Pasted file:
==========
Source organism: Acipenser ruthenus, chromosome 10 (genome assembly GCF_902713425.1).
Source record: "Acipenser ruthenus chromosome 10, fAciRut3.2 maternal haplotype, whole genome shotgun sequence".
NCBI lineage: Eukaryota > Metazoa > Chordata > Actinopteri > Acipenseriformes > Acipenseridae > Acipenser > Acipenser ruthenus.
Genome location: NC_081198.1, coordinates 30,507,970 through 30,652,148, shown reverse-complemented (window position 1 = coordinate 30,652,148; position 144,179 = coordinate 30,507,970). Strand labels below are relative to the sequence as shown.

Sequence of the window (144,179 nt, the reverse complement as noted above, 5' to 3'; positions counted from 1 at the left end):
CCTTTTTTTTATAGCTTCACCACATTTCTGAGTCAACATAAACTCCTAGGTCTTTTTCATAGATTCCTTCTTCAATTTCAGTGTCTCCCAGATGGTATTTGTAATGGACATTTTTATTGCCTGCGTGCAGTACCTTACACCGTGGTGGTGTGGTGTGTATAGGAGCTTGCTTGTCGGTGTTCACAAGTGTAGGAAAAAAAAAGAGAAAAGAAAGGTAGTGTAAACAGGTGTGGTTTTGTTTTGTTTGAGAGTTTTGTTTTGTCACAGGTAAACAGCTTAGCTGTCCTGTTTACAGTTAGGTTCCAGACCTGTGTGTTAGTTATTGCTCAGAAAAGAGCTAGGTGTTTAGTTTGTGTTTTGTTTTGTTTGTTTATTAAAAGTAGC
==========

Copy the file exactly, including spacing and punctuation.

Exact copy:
Source organism: Acipenser ruthenus, chromosome 10 (genome assembly GCF_902713425.1).
Source record: "Acipenser ruthenus chromosome 10, fAciRut3.2 maternal haplotype, whole genome shotgun sequence".
NCBI lineage: Eukaryota > Metazoa > Chordata > Actinopteri > Acipenseriformes > Acipenseridae > Acipenser > Acipenser ruthenus.
Genome location: NC_081198.1, coordinates 30,507,970 through 30,652,148, shown reverse-complemented (window position 1 = coordinate 30,652,148; position 144,179 = coordinate 30,507,970). Strand labels below are relative to the sequence as shown.

Sequence of the window (144,179 nt, the reverse complement as noted above, 5' to 3'; positions counted from 1 at the left end):
CCTTTTTTTTATAGCTTCACCACATTTCTGAGTCAACATAAACTCCTAGGTCTTTTTCATAGATTCCTTCTTCAATTTCAGTGTCTCCCAGATGGTATTTGTAATGGACATTTTTATTGCCTGCGTGCAGTACCTTACACCGTGGTGGTGTGGTGTGTATAGGAGCTTGCTTGTCGGTGTTCACAAGTGTAGGAAAAAAAAAGAGAAAAGAAAGGTAGTGTAAACAGGTGTGGTTTTGTTTTGTTTGAGAGTTTTGTTTTGTCACAGGTAAACAGCTTAGCTGTCCTGTTTACAGTTAGGTTCCAGACCTGTGTGTTAGTTATTGCTCAGAAAAGAGCTAGGTGTTTAGTTTGTGTTTTGTTTTGTTTGTTTATTAAAAGTAGC